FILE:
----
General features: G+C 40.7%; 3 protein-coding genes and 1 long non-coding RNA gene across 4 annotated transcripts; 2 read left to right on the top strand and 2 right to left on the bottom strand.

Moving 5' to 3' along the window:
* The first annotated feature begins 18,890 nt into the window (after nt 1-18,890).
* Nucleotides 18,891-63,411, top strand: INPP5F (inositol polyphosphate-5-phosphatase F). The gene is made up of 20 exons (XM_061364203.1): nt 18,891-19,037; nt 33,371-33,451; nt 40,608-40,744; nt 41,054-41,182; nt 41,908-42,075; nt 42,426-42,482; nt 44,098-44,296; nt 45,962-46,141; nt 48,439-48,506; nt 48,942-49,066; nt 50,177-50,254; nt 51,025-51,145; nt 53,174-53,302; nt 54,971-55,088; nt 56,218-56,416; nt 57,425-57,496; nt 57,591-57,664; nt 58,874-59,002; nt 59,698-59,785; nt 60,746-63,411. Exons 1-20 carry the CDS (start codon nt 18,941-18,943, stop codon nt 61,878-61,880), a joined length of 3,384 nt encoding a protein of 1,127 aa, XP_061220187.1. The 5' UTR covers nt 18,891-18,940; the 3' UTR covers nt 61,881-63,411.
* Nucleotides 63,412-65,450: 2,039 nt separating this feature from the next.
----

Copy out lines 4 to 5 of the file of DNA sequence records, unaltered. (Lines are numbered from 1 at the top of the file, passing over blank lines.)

* Nucleotides 18,891-63,411, top strand: INPP5F (inositol polyphosphate-5-phosphatase F). The gene is made up of 20 exons (XM_061364203.1): nt 18,891-19,037; nt 33,371-33,451; nt 40,608-40,744; nt 41,054-41,182; nt 41,908-42,075; nt 42,426-42,482; nt 44,098-44,296; nt 45,962-46,141; nt 48,439-48,506; nt 48,942-49,066; nt 50,177-50,254; nt 51,025-51,145; nt 53,174-53,302; nt 54,971-55,088; nt 56,218-56,416; nt 57,425-57,496; nt 57,591-57,664; nt 58,874-59,002; nt 59,698-59,785; nt 60,746-63,411. Exons 1-20 carry the CDS (start codon nt 18,941-18,943, stop codon nt 61,878-61,880), a joined length of 3,384 nt encoding a protein of 1,127 aa, XP_061220187.1. The 5' UTR covers nt 18,891-18,940; the 3' UTR covers nt 61,881-63,411.
* Nucleotides 63,412-65,450: 2,039 nt separating this feature from the next.